Maybe a few alternate certification people can teach but it is going to take them a lot longer to learn their job and most of them either leave the field entirely before they master their jobs or at least leave the schools that have a hard time getting teachers as soon as they can. NOt many ACs who start as inner city teachers stay there. Actually I only knew one who was any good and she was older, well mentored, and knew what she was getting into before hand. She taught Behavior Disorders and had been a parole officer in her previous career. The rest were arrogant, confused and did not know a thing about class management or getting concepts over to the students. At least first year education grads know that they don't know everything!! Alternate certification is an insult to those of us who went to school to become teachers. It says that anyone with a degree and a few weeks of training can do our job! Therefore, we are really not much.
Make the job really enticing with pay, benefits, tax breaks, quick tenure, paid tuition and fees, professional development days, planning days where you can catch up your paperwork and daily planning periods periods where there are no responsibilities for children, good working conditions, equipment, power, recognition, and a real career ladder and alternate certification won't be needed and merit pay will not be an issue in just a few years. A range of $50-100,000 plus an extra $10,000 for working in shortage fields and hard to fill positions (both inner city and rural--any place but the middle class suburbs so many teachers see as a goal) would attract the cream of the crop of college students to become education majors and teachers. Require a Master's to be completed within 5 years of employment with the goal of a person not being fully certified without a M.Ed so that teachers will really know their job. Education will improve automatically. Teachers will run the schools. No system will ever dream of hiring a superintendent who is not a teacher for fear of insulting the faculty. Everyone will get a good education. The marginal teachers will leave because the expectations will be too high for them to achieve and they will know it and head for the parochial and "christian" schools where administrators often care more about the teacher's politics than their education and pay accordingly.
Merit pay is not the way. It is too easily manipulated and political. If a teacher does not kiss the principal's backside, she won't get her merit pay. Principals will overload unpopular teachers with low achieving students or force them to teach at grade levels where they are uncomfortable or where there is a great push to teach to a high stakes test. Schools are just too political to have a merit pay system. Improve education by improving pay and working conditions and expecting teachers to do their job well, not with political bribery.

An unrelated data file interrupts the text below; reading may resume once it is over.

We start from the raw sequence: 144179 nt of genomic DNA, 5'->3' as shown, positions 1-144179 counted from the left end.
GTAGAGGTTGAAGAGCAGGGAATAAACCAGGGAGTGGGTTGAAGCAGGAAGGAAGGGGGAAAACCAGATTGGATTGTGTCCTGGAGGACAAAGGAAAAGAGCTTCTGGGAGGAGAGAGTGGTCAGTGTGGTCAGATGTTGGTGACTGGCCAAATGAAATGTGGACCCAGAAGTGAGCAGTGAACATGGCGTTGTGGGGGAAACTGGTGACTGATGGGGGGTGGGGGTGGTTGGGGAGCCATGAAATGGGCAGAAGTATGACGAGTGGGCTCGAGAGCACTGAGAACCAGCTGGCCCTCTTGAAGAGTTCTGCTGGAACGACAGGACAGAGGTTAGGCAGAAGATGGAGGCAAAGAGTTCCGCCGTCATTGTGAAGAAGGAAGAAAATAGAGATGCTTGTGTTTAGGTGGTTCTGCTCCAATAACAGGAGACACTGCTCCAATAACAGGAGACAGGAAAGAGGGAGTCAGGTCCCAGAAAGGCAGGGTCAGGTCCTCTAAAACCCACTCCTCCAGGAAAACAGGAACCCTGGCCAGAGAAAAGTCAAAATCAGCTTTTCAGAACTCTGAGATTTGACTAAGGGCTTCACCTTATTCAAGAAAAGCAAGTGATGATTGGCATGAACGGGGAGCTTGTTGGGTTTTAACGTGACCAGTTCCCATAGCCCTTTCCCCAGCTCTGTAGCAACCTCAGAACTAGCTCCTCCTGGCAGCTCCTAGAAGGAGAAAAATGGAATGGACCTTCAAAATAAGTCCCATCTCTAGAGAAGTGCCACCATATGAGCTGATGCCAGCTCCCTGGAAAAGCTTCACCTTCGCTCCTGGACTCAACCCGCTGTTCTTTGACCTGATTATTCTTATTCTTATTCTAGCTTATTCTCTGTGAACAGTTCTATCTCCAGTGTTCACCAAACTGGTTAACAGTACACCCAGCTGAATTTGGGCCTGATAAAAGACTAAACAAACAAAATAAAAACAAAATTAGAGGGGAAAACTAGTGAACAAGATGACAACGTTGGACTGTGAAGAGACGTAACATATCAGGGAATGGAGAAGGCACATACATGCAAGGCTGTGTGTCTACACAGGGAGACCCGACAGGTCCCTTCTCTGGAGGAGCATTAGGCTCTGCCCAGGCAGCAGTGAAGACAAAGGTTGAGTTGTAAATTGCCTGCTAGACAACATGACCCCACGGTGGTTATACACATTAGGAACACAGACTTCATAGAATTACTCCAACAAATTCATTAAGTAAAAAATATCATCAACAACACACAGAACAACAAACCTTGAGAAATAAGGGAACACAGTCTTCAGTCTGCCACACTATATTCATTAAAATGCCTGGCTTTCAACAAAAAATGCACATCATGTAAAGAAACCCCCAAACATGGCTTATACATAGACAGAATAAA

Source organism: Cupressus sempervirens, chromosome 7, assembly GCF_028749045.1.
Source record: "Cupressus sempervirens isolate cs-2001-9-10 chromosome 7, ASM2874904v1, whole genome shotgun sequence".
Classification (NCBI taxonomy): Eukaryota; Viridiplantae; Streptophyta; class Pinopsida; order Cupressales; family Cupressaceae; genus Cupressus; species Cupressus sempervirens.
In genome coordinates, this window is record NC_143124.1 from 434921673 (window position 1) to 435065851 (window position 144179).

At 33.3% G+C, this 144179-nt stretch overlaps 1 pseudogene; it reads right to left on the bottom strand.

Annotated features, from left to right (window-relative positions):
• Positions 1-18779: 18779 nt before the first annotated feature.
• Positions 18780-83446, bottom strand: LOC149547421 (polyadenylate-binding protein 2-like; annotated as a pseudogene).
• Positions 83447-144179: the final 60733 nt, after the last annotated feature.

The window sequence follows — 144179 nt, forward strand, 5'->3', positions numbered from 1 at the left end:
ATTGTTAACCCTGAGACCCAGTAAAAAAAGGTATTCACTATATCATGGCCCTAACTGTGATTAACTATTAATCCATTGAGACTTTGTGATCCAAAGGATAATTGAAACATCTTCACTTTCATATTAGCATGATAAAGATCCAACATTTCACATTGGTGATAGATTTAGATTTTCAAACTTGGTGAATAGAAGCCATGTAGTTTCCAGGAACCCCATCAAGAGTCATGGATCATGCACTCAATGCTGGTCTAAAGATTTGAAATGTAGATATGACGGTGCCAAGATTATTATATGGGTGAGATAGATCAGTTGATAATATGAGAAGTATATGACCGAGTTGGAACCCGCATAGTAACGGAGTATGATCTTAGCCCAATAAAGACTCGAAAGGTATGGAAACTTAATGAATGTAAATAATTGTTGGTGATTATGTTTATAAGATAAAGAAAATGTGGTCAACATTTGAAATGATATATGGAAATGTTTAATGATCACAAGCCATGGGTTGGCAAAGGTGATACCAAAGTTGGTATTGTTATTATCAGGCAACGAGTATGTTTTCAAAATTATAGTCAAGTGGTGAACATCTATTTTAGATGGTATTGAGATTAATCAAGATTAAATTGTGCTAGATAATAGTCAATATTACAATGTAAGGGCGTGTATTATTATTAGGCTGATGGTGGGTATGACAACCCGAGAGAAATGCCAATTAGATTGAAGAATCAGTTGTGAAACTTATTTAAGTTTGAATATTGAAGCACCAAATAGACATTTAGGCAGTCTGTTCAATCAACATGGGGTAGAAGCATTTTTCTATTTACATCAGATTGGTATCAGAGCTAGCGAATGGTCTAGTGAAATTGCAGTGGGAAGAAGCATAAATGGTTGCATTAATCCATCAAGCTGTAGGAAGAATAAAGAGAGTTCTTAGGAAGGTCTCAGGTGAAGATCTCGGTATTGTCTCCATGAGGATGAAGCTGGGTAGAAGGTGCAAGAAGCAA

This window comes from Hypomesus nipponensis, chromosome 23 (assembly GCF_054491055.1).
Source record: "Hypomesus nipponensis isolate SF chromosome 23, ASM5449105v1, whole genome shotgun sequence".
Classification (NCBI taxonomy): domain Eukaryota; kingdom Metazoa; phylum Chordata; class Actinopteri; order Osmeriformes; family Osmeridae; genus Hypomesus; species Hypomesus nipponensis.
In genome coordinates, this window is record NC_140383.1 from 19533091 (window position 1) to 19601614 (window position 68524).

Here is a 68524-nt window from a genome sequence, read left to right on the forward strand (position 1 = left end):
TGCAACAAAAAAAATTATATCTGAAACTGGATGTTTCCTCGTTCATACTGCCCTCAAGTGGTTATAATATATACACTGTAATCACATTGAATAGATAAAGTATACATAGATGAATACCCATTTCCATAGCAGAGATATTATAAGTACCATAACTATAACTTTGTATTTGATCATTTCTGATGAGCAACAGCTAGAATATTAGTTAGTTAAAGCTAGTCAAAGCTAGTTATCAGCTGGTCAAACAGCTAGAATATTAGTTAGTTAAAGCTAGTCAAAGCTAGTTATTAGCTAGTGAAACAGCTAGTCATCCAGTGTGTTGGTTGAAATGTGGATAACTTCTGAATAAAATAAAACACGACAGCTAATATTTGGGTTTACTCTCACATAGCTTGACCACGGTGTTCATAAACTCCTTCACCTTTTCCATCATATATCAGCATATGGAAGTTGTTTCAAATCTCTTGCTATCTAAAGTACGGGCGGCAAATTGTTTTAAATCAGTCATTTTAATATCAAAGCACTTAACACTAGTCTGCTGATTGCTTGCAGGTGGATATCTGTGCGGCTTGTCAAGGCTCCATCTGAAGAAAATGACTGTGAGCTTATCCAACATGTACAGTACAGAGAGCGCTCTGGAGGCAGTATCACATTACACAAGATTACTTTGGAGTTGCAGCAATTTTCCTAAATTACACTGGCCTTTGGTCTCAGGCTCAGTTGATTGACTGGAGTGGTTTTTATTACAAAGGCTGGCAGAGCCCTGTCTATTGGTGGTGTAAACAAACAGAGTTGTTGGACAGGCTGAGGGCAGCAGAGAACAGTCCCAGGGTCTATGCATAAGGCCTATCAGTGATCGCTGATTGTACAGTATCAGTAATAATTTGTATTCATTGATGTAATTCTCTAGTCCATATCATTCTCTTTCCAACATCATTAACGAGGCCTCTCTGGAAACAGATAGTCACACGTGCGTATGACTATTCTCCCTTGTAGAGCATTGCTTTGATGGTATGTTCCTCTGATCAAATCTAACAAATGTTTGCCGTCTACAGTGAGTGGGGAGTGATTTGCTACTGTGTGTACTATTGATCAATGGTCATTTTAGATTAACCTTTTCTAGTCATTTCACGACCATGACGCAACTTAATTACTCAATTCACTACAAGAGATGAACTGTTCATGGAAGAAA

Who gets the merit raise for a group of kids who improve their reading scores...the classroom teacher? the counselor who kept the kids on an even keel? the Title 1 Reading teacher who worked with the children every day, agonized over every problem, and celebrated every gain? The art teacher whose class allowed kids who weren't academically successful a time and a place to shine? It takes a village, baby! Paying one teacher for the work of many just divides us.
I do all kinds of great lessons with my students when we're in the library or in the computer lab. I'm a National Board Certified teacher and a 15 year veteran of public education. I have fantastic colleagues who teach our young students music, art, and physical education. Yet none of us will ever be eligible for a "merit" raise because what we do isn't directly tested on some number-2-pencil-fill-in-the-blank test.
I agree with you 100%. I am only a 5 year veteran. 23 years would lead to a life of regret and possibly alcoholism for me. I am currently seeking a change in careers. I came into the profession when I was young and "hopeful of the possiblities" of making a difference in the minds of young scholars. The only problem is that these "young scholars" have not accepted their role although some of them are well past the early developmental stage---and don't realize that they are our future citizens who will be in charge. I personally don't believe they are ready, will ever be ready, or care to be ready! It is frightening.